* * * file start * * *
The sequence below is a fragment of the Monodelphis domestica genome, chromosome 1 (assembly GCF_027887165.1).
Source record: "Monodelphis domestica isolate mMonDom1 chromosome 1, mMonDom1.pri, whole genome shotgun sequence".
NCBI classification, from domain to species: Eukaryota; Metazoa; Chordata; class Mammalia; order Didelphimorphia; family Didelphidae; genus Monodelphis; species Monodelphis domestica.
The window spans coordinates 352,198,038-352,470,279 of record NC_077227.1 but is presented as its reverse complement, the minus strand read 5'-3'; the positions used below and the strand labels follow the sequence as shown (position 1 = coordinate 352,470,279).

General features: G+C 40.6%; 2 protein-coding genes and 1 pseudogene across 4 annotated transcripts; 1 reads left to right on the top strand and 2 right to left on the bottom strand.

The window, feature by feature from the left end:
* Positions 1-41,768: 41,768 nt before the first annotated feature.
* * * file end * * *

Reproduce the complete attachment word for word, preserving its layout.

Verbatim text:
The sequence below is a fragment of the Monodelphis domestica genome, chromosome 1 (assembly GCF_027887165.1).
Source record: "Monodelphis domestica isolate mMonDom1 chromosome 1, mMonDom1.pri, whole genome shotgun sequence".
NCBI classification, from domain to species: Eukaryota; Metazoa; Chordata; class Mammalia; order Didelphimorphia; family Didelphidae; genus Monodelphis; species Monodelphis domestica.
The window spans coordinates 352,198,038-352,470,279 of record NC_077227.1 but is presented as its reverse complement, the minus strand read 5'-3'; the positions used below and the strand labels follow the sequence as shown (position 1 = coordinate 352,470,279).

General features: G+C 40.6%; 2 protein-coding genes and 1 pseudogene across 4 annotated transcripts; 1 reads left to right on the top strand and 2 right to left on the bottom strand.

The window, feature by feature from the left end:
* Positions 1-41,768: 41,768 nt before the first annotated feature.